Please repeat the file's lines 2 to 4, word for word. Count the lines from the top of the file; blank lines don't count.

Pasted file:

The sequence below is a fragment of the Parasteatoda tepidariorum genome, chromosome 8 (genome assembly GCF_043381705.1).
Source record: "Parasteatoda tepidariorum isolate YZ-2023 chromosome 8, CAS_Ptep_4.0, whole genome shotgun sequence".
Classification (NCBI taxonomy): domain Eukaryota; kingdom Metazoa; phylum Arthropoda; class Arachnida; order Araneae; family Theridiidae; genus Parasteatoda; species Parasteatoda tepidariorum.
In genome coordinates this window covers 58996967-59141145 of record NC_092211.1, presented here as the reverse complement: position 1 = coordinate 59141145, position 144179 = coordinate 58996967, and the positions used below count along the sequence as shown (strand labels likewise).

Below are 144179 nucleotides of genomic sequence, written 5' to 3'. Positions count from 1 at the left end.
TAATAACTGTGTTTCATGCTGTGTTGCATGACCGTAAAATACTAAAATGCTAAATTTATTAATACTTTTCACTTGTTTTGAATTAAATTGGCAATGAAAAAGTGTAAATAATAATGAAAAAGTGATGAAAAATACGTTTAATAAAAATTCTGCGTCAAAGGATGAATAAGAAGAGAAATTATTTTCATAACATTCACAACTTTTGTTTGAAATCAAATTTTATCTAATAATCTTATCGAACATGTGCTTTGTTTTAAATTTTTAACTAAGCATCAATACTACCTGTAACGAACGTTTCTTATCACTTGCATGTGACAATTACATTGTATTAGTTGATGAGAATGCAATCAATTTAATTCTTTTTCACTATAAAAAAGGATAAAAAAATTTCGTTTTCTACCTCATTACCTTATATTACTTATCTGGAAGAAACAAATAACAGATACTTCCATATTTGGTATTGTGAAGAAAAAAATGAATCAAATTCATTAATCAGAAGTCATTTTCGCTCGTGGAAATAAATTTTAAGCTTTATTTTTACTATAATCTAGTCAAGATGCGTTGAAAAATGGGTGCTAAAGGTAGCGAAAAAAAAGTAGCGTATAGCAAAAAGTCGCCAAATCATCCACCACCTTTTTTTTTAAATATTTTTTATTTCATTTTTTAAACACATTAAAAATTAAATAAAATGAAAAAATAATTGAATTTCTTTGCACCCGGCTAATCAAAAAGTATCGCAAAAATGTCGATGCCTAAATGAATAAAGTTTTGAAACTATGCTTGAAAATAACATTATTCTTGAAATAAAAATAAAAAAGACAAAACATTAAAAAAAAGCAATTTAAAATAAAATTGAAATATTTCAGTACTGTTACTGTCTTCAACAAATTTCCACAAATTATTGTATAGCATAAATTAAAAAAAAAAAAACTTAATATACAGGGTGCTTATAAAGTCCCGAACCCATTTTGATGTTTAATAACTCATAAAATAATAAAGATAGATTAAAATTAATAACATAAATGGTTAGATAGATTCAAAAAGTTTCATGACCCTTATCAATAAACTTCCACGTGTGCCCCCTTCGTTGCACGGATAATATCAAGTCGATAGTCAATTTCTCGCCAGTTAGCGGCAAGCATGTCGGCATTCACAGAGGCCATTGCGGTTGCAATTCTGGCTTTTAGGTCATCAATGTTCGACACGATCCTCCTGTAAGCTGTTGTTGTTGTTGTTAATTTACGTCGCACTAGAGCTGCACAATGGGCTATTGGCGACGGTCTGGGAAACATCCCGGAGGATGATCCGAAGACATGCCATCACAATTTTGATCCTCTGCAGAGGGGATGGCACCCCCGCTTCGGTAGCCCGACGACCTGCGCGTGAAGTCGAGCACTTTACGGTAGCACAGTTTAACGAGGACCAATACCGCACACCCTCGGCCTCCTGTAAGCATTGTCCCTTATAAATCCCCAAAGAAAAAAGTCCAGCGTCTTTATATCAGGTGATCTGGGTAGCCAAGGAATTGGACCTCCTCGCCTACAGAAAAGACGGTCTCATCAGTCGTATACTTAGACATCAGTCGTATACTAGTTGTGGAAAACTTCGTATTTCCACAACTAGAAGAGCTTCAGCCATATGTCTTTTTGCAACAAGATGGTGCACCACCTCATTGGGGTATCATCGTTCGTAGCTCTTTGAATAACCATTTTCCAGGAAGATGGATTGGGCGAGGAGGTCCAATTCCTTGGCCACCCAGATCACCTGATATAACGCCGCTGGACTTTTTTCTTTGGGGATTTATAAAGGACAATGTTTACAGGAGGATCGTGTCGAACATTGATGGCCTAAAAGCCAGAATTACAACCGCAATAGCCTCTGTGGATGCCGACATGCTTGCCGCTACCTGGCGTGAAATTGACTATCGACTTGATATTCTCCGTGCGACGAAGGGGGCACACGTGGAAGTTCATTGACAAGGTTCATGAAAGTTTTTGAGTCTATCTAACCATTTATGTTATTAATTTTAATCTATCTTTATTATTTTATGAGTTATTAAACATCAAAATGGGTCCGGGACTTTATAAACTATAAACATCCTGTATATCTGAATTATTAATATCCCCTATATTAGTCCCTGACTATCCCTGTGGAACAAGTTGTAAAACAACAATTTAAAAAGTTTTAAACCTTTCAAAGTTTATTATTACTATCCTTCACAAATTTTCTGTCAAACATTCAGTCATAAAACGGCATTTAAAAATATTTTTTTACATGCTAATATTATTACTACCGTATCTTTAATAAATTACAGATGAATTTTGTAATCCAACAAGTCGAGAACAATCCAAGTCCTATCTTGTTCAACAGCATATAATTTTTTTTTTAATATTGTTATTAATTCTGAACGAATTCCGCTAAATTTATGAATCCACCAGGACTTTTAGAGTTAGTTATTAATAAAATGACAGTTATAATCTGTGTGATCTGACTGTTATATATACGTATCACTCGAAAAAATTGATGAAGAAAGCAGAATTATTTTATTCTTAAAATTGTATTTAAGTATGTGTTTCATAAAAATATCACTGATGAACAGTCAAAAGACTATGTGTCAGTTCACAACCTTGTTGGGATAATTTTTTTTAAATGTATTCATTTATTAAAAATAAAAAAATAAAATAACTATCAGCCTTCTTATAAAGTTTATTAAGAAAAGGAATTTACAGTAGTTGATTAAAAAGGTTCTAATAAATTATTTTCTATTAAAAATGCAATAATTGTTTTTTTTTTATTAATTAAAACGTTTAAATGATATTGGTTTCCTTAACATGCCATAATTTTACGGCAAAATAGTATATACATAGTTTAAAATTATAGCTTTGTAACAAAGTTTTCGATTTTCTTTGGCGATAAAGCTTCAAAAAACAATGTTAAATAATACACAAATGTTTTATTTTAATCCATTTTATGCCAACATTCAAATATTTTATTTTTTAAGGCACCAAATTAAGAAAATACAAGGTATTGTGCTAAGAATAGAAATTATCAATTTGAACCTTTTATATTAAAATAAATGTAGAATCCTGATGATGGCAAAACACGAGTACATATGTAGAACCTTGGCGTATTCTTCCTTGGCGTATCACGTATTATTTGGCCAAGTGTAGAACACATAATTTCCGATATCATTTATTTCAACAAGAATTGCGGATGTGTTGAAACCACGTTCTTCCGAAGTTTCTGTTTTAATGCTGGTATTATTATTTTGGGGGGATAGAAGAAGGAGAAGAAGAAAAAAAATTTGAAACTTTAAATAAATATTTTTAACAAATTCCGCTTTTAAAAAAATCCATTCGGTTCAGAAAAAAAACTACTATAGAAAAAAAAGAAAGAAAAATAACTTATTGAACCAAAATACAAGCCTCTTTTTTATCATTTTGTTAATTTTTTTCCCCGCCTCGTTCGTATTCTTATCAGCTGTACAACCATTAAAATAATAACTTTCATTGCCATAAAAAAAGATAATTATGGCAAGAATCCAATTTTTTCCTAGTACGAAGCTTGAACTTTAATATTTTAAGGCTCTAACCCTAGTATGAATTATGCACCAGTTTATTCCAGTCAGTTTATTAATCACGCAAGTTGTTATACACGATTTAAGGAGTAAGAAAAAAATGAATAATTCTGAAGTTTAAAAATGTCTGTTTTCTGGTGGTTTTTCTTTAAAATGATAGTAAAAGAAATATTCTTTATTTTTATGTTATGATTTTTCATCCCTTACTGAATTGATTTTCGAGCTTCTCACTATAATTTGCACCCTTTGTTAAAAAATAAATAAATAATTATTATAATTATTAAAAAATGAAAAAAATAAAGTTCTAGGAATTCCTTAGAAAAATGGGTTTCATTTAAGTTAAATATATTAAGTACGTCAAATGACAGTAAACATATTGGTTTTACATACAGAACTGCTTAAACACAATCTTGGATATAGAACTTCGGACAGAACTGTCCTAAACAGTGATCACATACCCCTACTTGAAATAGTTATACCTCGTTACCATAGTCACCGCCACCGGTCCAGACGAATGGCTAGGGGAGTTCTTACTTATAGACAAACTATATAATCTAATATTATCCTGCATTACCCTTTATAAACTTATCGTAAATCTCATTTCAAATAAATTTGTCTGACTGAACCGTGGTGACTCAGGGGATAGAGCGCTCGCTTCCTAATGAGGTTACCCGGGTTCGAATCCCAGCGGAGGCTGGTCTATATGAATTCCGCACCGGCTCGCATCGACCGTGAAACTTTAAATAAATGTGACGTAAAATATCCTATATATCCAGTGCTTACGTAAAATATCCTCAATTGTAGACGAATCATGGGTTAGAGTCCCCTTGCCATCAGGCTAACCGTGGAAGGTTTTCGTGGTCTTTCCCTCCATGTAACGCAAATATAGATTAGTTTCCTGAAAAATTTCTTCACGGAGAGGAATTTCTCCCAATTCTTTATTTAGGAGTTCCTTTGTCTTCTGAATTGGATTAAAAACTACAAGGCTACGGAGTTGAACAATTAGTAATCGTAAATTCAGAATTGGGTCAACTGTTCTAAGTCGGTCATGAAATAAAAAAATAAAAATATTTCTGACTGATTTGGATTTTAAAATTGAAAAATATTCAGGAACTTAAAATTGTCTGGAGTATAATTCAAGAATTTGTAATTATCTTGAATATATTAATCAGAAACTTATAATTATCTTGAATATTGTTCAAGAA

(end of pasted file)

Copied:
Source record: "Parasteatoda tepidariorum isolate YZ-2023 chromosome 8, CAS_Ptep_4.0, whole genome shotgun sequence".
Classification (NCBI taxonomy): domain Eukaryota; kingdom Metazoa; phylum Arthropoda; class Arachnida; order Araneae; family Theridiidae; genus Parasteatoda; species Parasteatoda tepidariorum.
In genome coordinates this window covers 58996967-59141145 of record NC_092211.1, presented here as the reverse complement: position 1 = coordinate 59141145, position 144179 = coordinate 58996967, and the positions used below count along the sequence as shown (strand labels likewise).